In the late 1940’s, Professor Cornelius Van Til wrote a series of articles for the Westminster Theological Journal. The articles analyzed Abraham Kuyper’s1 view of Common Grace. It was in a sense a brief analysis of Kuyper’s great three-volume work on Common Grace published in the Netherlands. As a philosopher and a Dutchman, Van Til was amply qualified to deal with this topic. The book is a helpful overview of the Kuyper’s position, but also a recapitulation of the debates that ensued in the Christian Reformed Church in the early 1920’s.
This subject is particularly pertinent to Van Tillian philosophy since as Van Til states:
The question of where he may find a point of contact with the world for the message that he brings is a matter of grave concern to every Christian minister and teacher.2
Inherent in VanTillian (or Presuppositional) thinking is the idea of the “starting point” or “presupposition” of discourse with the unbeliever (unbelief). If common grace is after all common to all, then a point of contact is therefore established.
Van Til’s concern at the outset is to ensure the reader that the interpretation of facts differs depending on how one views the philosophy of history. Some attempt to look through facts as brute concepts—brute facts, as some may assume. Nevertheless, Van Til claims that the “believer and the unbeliever differ at the outset of every self-conscious investigation.”3 Philosophers continue to debate the nature of epistemology4 and their consequences for philosophical discourse. Even in the Reformed tradition there is strong disagreement over the starting point of investigation. Some will claim that reason is the starting point5 and from there we may come to an objective conclusion. Van Til, however, argued strongly that the starting point of Christian philosophy is the counsel of God. For instance, according to Van Til:
Current scientific description is not merely explanation, but it is definitely anti-Christian explanation.6
Hence, Van Til’s philosophy of history understands un-Christian thought to be at all points in contradiction with the nature of reality. Reality, finds itself only in the Christian worldview; objectivity is by definition a Christian property, since objectivity needs a metaphysical entity to make sense of the data. The modern scientist will always and continually ascribe to the mind of man their discoveries and their conclusion, on the other hand, the Christian thinker will never attribute glory and honor to autonomous creatures, but always to God himself. God is the starting point of history, since He alone is the Creator and Sustainer of history.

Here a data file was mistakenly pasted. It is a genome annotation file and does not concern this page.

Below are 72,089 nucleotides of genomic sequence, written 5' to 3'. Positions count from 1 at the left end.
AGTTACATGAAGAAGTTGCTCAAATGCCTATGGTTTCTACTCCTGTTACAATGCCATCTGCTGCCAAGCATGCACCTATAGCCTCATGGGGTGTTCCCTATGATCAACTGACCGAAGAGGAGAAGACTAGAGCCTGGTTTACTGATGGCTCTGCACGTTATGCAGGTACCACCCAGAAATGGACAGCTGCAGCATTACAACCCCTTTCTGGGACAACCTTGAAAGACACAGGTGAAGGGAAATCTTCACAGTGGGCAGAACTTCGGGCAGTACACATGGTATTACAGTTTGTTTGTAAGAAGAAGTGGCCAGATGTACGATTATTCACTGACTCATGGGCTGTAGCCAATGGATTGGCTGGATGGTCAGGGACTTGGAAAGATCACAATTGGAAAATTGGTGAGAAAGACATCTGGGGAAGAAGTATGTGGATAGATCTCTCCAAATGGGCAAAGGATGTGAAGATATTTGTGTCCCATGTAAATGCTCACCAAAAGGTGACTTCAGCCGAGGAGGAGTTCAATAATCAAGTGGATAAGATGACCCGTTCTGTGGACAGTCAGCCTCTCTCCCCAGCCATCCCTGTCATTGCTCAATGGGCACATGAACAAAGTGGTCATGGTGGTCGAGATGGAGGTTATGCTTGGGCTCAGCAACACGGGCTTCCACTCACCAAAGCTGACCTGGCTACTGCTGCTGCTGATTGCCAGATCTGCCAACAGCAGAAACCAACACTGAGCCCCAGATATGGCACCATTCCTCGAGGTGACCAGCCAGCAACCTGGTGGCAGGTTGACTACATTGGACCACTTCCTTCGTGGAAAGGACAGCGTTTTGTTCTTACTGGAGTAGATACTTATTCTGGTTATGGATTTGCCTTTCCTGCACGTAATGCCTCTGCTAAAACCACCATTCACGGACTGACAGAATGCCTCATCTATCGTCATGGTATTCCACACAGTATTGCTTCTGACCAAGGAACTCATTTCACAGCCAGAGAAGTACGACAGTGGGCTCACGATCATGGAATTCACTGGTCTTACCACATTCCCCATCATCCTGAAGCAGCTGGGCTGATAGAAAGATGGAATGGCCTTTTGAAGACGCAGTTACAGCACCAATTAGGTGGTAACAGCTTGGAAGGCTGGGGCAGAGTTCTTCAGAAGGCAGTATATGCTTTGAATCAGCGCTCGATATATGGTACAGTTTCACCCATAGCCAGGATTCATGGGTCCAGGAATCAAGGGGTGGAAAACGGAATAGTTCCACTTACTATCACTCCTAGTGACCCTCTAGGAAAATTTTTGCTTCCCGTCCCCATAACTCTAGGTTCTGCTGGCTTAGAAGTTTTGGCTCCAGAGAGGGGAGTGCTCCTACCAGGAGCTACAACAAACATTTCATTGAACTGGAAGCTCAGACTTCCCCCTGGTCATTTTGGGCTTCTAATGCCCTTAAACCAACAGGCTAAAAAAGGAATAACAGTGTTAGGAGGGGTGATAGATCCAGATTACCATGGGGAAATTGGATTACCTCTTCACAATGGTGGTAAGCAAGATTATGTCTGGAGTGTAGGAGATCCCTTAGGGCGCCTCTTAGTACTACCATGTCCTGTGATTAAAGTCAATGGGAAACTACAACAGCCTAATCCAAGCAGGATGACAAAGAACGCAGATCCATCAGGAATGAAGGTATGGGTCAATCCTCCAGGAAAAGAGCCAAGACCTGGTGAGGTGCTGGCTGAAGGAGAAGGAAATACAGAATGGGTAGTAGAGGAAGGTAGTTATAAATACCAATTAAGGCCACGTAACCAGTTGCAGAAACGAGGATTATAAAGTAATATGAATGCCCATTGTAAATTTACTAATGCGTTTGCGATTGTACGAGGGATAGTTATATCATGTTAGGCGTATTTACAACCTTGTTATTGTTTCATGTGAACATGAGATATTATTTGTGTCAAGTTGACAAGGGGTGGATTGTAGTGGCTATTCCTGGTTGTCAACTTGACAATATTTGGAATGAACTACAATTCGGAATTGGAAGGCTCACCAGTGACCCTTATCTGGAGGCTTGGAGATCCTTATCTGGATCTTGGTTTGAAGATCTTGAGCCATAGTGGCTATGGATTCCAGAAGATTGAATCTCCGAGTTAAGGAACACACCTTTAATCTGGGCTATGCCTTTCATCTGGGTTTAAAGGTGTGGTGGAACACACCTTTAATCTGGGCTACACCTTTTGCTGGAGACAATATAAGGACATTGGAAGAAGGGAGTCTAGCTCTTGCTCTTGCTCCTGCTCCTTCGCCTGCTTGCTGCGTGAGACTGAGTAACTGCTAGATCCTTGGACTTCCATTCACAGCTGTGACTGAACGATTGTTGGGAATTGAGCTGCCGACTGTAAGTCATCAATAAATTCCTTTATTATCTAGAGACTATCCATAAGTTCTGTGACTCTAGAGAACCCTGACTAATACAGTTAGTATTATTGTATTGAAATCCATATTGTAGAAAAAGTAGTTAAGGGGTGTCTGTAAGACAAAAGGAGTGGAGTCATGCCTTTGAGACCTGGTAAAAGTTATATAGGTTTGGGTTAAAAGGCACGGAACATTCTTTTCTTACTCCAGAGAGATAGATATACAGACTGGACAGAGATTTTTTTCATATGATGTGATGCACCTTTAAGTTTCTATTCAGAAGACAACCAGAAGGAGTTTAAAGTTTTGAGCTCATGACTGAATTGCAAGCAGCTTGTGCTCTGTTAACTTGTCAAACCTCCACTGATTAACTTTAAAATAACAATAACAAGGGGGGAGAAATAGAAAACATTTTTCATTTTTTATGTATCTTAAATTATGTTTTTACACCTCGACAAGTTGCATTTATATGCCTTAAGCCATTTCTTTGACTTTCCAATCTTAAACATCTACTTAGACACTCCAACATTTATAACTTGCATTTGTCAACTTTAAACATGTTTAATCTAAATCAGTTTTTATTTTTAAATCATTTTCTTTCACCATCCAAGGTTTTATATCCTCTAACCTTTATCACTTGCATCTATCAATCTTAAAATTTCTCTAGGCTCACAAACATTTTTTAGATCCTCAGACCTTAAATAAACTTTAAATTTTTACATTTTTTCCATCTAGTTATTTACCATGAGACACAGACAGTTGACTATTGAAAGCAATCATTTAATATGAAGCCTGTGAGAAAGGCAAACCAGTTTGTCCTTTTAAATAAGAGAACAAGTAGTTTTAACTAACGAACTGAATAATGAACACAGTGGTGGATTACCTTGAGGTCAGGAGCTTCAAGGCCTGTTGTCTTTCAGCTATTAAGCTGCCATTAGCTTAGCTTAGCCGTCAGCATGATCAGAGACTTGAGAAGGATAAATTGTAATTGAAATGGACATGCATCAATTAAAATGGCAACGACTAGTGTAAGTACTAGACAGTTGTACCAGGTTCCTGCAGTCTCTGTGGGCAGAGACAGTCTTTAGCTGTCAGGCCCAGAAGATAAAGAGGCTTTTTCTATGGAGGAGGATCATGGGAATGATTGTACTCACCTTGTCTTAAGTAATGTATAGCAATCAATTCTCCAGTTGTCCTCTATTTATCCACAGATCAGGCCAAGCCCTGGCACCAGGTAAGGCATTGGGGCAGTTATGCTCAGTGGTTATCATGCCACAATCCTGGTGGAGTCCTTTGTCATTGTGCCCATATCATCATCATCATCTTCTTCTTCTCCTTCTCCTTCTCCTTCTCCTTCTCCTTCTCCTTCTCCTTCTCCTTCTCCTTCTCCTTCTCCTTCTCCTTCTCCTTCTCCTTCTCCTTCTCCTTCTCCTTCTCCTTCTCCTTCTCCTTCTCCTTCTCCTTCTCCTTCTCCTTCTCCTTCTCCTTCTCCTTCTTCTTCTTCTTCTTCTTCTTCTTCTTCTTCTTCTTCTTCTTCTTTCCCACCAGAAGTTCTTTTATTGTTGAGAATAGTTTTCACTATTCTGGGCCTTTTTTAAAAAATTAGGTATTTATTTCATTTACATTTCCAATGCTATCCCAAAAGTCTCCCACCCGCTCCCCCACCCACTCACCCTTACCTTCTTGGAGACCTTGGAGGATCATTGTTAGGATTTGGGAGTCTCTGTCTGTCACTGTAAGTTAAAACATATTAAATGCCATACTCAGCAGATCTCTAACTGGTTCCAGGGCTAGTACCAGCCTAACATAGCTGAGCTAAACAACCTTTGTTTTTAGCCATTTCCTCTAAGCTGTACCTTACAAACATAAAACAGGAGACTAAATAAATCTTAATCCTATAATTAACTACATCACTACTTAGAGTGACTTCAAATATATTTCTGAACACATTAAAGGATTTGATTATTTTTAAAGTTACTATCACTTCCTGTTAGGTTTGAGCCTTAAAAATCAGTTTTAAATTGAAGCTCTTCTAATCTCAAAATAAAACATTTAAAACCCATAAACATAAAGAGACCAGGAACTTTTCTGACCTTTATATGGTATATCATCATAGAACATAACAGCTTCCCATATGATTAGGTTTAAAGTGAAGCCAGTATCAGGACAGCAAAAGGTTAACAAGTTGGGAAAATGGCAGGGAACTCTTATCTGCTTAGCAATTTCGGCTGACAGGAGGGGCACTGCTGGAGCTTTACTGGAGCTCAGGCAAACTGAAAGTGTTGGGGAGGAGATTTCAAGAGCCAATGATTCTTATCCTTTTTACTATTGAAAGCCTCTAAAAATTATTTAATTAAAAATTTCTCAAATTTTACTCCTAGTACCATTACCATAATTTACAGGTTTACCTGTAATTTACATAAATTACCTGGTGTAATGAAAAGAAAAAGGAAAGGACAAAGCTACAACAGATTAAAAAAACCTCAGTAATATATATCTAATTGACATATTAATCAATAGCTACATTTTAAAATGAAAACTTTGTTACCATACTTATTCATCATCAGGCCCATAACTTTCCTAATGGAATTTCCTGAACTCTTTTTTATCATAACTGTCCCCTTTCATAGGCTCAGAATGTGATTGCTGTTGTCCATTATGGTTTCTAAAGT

The unbeliever cannot begin his investigation with a Christian worldview. The believer cannot begin his investigation with an unchristian worldview. The two are diametrically opposed. One seeks to sustain an anti-God proposition, while the other seeks to bring into submission all things to the Lordship of Christ. As Van Til appropriately concludes:
…the believer and the non-believer, are epistemologically self-conscious and as such engaged in the interpretative enterprise, they cannot be said to have any fact in common.7
Though epistemologically they are different, it must be mentioned that in Kuyperian view of common grace, there is a sense in which there are elements of commonality among believer and unbelievers, thereby providing certain venues for proper public discourse. For instance, both were created by God in His image and both are part of the same God-created universe. However, unless the unbeliever operates within a Biblical framework, his philosophy will always be by nature anti-Trinitarian.8
- For two previous articles on Abraham Kuyper go here. [↩ back]
- Van Til, Cornelius. Common Grace. Philadelphia: The Presbyterian and Reformed Publishing Company, 1947. pg. 1. [↩ back]
- Ibid. pg. 3 [↩ back]
- How we know what we know [↩ back]
- For instance, Descartes [↩ back]
- Van Til, pg. 3 [↩ back]
- pg. 5 [↩ back]
- Further discussion on Kuyperian view of Common Grace in articles to come. [↩ back]